Many who witnessed the event said it marked an epoch in both the history of the parish and the city of Shawnee. It was a grand and solemn occasion of the dedication of a home to God in the city of Shawnee.


Clever detective work by Sheriff William Grace and City Deputy Will Carr was responsible for the arrest on May 25, 1907, of a man who was implicit in the robbery of the Seminole National Bank on the night of March 28. A marked $20 bill was partly responsible for the arrest. However, other circumstances strengthen the suspicions that the man under arrest was one of the guilty party.

It appeared that after the robbers looted the bank, they proceeded to enjoy “high living” for some time. They got away with $1,100 in cash, which they quickly proceeded to blow. Faro became their favorite pastime, dropping $800 in one night. Some of the money was silver, and some was paper. One of the bills had pasted to it a bit of yellow paper, a mark which bank officials put on some of their money. Some of the silver coins were cupped to a considerable extent, showing the result of a violent explosion that had wrecked the safe at the bank.

The man in question was suspected and watched with the hope that other members of the gang might be captured. Grace and Carr began to fear that their man might escape them, and so they picked him up at the Katy Bar. They at once boarded the interurban and took him to Tecumseh, where they landed him in jail. He was “closed-mouth” about his complicity in the robbery.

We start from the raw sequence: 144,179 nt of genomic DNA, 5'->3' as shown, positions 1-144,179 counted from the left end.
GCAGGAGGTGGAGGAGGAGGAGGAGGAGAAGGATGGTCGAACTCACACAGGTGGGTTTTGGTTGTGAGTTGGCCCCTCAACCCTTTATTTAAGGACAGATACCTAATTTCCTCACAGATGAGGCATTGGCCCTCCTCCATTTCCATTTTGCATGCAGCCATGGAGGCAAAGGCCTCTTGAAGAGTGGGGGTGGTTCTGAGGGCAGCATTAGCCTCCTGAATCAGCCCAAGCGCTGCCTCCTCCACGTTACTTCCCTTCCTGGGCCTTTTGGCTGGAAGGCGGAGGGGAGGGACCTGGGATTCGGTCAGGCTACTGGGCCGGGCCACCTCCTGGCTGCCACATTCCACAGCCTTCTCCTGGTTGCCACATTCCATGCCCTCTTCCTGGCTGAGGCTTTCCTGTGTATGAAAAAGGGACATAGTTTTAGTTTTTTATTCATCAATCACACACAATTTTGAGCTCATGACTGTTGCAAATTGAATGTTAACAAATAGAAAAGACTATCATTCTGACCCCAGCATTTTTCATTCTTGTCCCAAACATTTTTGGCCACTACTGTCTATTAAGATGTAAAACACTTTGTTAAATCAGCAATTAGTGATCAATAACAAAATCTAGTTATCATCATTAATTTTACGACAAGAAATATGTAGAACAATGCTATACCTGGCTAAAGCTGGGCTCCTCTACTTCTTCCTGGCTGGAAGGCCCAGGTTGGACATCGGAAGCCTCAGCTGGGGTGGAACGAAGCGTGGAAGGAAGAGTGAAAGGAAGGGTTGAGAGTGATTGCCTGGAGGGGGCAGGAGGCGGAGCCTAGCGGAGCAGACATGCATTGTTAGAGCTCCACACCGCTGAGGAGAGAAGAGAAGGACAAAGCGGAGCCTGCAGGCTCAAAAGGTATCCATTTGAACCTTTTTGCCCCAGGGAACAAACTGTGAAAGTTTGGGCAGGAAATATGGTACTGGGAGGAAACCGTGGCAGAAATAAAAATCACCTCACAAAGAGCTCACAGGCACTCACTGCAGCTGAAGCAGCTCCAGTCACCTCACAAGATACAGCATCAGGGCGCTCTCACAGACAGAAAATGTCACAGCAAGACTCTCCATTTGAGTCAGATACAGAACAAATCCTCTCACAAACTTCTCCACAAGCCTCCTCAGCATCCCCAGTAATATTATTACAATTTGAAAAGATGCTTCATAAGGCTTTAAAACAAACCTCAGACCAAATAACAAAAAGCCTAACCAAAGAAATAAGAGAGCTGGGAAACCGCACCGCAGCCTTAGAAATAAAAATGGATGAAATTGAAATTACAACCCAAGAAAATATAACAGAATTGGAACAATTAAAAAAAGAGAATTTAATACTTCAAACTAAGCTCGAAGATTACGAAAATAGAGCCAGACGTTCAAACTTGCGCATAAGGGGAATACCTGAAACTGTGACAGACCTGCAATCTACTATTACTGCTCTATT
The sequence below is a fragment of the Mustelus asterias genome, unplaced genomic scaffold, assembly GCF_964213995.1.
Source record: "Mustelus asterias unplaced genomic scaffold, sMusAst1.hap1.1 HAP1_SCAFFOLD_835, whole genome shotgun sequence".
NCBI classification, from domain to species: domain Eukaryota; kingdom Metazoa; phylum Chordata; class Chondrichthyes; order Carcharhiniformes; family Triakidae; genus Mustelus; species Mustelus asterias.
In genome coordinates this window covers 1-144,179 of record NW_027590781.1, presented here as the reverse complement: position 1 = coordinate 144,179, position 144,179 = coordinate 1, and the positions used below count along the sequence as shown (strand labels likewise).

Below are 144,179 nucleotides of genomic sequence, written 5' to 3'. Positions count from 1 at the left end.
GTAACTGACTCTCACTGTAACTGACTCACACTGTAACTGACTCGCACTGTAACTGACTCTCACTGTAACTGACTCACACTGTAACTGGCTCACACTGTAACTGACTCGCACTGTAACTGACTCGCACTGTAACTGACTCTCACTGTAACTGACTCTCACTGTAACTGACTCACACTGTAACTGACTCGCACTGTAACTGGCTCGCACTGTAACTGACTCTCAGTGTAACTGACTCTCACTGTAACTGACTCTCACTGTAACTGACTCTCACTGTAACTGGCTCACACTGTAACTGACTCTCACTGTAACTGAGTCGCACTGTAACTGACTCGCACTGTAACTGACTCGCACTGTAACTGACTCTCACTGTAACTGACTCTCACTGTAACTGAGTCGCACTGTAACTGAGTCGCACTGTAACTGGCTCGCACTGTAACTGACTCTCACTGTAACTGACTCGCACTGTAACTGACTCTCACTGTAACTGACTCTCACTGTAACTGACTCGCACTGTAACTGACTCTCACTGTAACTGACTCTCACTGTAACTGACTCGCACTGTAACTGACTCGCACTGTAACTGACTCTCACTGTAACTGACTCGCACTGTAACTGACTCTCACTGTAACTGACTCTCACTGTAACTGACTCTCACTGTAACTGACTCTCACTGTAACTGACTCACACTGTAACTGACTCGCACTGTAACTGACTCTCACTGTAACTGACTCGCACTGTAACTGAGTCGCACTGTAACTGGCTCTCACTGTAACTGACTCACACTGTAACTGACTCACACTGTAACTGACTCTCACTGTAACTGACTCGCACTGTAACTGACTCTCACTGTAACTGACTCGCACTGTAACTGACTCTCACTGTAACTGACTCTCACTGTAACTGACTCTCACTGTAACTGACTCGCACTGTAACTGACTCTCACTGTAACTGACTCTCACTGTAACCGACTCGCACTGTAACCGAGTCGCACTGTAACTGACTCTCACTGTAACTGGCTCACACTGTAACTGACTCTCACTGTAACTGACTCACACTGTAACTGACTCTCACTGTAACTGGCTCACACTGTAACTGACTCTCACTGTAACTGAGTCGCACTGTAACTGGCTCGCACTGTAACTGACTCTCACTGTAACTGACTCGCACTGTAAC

The robbery in question was committed after the town had been shot up and the citizens intimidated. The robbers were very leisurely about their work and took several hours for the job. The $1,100 were never totally recovered.


The invocation for the ninth annual commencement exercises of Shawnee High School were held at the Becker Theatre on the evening of May 31, 1907. Carrie McManus followed with a solo entitled “Good Night, Little Girl, Good Night.” She was accompanied by Floy Ware Rowe.

The presentation of the diplomas was made by F.W. Christner, President of the School Board. The 1907 graduates were: Ella Mansfield, Francis Jeannette McKay, Stella Irene Willey, Mayme Johnson, Mary Ella Stone, Wilma B. Crossan, Lydia Pearl Nicholson, Clydie Corwin Arbuckle, Mande Louella Wingfield, Edith Lewis Young, Adah Ruth Kitchen, Lallah Jane Brown, Margaret Spooner, John Andrew Williams, Robert Harrison Wood, Burton Harris Witherspoon, Morris Thurman Myers and William Frederick Brill.

Edwin Erie Sparks, professor of history at the University of Chicago was the keynote speaker. He stated that all the world loved a hero, but the world does not know the heroes. Because their names are not written in the annals of war and battle. His talk focused on the victories of peace and the part the industries have played in maintaining the peace.

(These stories, and many others will appear in the comprehensive history of the city of Shawnee, coming in 2019. People will also have opportunity to purchases pages in the book, memorializing their family members. Look for more details on this in the future.)